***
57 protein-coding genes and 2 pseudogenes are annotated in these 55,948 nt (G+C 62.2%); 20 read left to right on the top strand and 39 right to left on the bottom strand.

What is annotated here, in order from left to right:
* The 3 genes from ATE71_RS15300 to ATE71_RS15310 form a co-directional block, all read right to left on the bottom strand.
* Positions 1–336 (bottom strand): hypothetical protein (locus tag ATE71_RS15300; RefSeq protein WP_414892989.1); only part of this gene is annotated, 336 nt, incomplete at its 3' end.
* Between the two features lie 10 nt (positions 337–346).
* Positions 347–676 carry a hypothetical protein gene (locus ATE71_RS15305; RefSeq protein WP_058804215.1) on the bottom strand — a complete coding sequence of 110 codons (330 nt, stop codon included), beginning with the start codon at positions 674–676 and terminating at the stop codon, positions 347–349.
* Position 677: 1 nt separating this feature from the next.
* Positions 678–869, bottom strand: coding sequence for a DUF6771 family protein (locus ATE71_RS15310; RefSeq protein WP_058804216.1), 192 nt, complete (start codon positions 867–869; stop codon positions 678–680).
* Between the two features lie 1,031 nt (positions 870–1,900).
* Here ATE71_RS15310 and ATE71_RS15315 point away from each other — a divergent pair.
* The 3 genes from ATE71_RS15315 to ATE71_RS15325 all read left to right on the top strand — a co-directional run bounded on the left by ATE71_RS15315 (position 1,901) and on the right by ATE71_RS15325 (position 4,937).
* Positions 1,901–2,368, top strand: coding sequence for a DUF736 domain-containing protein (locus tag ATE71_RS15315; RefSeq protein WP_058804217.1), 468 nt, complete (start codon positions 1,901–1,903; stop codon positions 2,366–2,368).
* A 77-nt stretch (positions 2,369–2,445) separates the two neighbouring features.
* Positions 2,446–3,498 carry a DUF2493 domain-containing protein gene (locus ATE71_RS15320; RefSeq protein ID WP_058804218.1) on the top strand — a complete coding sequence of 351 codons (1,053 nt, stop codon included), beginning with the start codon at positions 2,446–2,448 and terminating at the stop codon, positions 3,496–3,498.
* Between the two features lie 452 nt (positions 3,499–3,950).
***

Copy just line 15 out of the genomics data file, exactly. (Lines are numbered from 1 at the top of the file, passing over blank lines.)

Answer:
* Between the two features lie 452 nt (positions 3,499–3,950).